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MG Magnette

MG Magnette Published: 17th May 2018 - 0 Comments - Be the first, contribute now!

MG Magnette
MG Magnette
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Why should I buy one?

This MG was, along with certain Rootes cars and Vauxhall’s underrated VX4/90 the last of the sportsmens’ saloons that provided palatial performance and the Magnette was arguably the last bastion of the old school sporting saloon. The ZA and ZB have long been regarded as ‘beginner’s Mk2s’ leaving the less liked Farina model way behind as it’s more an upmarket Morris Oxford than the sports saloon the Z cars are. But they have their merits including rarity yet cheap prices. And it’s still an MG, remember.


What can I get?

Costing almost £300 more than the Cortina when new, £200 dearer than the Oxford, the MG was a class apart from the Ford. Today, you can pick up one for £5000 with ease and half this for a half decent goer; few classy 60’s saloons are such value. In contrast, ZA/ZB have really taken off and £20,000 or more is not uncommon. There again, they are the real deal where as the faux Farina is little more than a warmed over Morris. The Magnette Mk IV of 1961 boasted a larger 1622cc engine, wider tracks and beefier anti-roll bars to improve its sloppy handling, and it’s the best pick if you have the choice. Also, consider the near identical Riley and Wolseley alternatives where you’ll also find more examples fitted with automatic transmission.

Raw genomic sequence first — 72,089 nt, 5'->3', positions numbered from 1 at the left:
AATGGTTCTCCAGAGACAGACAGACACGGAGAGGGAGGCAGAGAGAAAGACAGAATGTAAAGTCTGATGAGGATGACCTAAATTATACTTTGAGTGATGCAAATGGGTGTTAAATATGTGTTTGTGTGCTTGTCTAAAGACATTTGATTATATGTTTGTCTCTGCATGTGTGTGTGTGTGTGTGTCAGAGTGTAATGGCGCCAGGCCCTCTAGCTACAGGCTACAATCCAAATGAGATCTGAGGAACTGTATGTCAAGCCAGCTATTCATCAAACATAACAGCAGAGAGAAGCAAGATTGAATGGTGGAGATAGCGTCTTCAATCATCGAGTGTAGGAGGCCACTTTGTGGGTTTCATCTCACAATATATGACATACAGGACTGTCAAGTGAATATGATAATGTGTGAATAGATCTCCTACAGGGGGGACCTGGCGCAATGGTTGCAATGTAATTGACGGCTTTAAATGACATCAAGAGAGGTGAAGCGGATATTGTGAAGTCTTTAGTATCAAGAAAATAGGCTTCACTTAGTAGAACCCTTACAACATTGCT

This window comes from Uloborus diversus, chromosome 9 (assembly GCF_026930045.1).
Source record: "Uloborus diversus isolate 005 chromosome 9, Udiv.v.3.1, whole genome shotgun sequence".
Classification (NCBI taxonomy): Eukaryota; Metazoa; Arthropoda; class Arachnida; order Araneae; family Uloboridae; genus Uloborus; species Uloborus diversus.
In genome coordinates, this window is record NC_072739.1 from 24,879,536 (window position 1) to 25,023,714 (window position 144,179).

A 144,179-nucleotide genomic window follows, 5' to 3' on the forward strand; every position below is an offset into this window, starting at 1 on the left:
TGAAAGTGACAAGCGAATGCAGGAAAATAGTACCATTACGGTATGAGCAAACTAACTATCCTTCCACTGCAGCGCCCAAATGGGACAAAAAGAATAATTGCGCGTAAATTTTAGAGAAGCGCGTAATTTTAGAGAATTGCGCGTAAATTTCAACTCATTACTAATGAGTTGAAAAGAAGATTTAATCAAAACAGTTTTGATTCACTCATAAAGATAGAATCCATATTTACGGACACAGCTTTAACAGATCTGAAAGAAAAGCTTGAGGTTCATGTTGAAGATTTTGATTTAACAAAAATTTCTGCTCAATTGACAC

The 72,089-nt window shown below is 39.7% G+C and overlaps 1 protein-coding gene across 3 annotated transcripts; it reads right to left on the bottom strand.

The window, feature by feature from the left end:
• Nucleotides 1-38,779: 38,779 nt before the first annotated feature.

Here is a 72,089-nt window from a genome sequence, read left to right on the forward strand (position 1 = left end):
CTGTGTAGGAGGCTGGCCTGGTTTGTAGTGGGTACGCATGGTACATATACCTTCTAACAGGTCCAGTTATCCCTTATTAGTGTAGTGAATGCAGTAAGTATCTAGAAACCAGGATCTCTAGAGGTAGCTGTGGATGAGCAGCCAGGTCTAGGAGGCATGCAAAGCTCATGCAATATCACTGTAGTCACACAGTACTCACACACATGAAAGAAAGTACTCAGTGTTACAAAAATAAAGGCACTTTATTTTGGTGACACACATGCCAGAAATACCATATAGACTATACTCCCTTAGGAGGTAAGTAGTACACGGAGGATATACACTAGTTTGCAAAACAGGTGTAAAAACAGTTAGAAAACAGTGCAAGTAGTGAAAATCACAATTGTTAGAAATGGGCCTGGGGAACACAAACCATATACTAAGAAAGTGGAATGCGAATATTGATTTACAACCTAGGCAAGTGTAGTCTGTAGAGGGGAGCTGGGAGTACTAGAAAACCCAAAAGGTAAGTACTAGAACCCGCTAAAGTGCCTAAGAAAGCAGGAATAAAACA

What are they like to drive?

The attraction of these Farina Magnettes isn’t because of their sporty performance. Despite its ‘halfway house’ MGA engine, the Magnette took a wheezing 19 seconds to hit 60mph and could barely break 85 full pelt, according to road tests at the time. However, with a weekend toy classic it’s much more about a car’s character and some may be attracted to the relaxed nature of the Magnette which doesn’t feel quite as fussy as the old ZA/ZB (overdrive was never offered but an MGB ’box or fivespeeds can be made to fit). Also the B-Series engine can easily be hoiked up to full MGA tune and above.

Similarly, the MG’s handling can be improved by way of conventional uprating although it’s the steering which lets the side down as it’s not the crisp and precise rack and pinion set up as on the original Magnettes. But, Farinas ride better and the MG is a good saloon for casual cruising where you can savour that wood and leather cabin that’s just like a Jaguar.


What are they like to live with?

Thanks to the banger racing fraternity, there’s probably more Rileys and Wolseleys left; the latter had the standard tune Oxford engine but can be simply brought into line with the MG of which a fair number have been modified over the years with MGB engine, disc brakes and so on – this would increase or detract their values by the way. Mechanically, it’s an easy to maintain although there’s almost 20 greasing points to keep you busy. Body parts aren’t so plentiful and they rust with a vengeance although interchangeability within the ranges is good. The posh interiors may all wood and leather, but many are shabby due to their Jag-like costs of refurbishment.

Specialists are more select than for the most other popular MGs, but NTG Services of Suffolk is about the best qualified to help Magnette owners and, it goes without saying that, being an MG means almost unmatched club support.


We reckon

Given the choice, you’d go for a ZA/ ZB but you have to pay for the privilege. Not a patch on them, but if you like your sports saloons to be stately rather than speedy, then the later Magnette holds its own unique appeal. Farinas may not be as characterful or half as sporty as before but they are still delightfully different, classy and above all fine value for money.

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